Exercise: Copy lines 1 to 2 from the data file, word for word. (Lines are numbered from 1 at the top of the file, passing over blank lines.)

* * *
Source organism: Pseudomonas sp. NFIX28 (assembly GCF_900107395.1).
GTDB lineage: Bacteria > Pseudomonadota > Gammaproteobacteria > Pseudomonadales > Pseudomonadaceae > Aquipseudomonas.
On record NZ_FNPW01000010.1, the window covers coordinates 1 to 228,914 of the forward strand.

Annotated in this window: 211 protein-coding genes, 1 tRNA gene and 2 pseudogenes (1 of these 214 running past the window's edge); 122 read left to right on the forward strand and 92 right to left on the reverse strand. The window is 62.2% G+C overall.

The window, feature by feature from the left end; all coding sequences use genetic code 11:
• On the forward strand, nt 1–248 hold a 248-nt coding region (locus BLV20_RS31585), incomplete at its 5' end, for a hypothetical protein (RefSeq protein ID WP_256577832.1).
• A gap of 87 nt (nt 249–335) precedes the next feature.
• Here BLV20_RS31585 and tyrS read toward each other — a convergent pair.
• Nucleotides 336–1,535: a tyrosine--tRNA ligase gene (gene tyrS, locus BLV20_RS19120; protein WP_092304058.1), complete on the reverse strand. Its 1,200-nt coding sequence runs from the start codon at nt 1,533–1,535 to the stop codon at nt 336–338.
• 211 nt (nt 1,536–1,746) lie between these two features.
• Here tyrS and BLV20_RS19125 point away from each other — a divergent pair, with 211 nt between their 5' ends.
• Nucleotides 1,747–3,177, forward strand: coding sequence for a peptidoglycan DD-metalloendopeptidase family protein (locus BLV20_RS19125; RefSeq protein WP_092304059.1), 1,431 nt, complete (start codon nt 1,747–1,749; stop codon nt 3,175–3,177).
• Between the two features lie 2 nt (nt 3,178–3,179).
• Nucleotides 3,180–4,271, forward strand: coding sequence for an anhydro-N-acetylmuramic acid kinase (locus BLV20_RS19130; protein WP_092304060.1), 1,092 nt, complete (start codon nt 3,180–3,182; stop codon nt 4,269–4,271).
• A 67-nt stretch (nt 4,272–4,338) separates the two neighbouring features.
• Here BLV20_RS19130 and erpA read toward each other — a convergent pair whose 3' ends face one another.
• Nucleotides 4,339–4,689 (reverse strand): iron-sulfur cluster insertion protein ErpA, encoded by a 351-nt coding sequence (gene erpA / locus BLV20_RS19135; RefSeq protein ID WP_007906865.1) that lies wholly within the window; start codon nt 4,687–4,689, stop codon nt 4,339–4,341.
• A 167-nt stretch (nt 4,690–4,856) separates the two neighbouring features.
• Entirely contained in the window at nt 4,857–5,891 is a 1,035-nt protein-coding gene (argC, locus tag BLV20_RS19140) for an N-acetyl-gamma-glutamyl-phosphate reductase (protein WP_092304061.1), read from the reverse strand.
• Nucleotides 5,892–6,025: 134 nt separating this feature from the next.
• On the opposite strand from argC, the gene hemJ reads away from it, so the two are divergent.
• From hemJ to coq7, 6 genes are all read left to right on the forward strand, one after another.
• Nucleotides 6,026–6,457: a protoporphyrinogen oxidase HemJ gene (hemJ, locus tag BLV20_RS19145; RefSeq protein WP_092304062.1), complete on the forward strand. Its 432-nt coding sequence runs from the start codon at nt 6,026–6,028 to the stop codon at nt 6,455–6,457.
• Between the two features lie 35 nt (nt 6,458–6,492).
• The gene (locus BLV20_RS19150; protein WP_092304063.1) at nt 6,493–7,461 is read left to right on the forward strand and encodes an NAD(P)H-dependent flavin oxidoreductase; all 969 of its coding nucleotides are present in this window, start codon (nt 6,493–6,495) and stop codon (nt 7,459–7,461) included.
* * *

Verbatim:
Source organism: Pseudomonas sp. NFIX28 (assembly GCF_900107395.1).
GTDB lineage: Bacteria > Pseudomonadota > Gammaproteobacteria > Pseudomonadales > Pseudomonadaceae > Aquipseudomonas.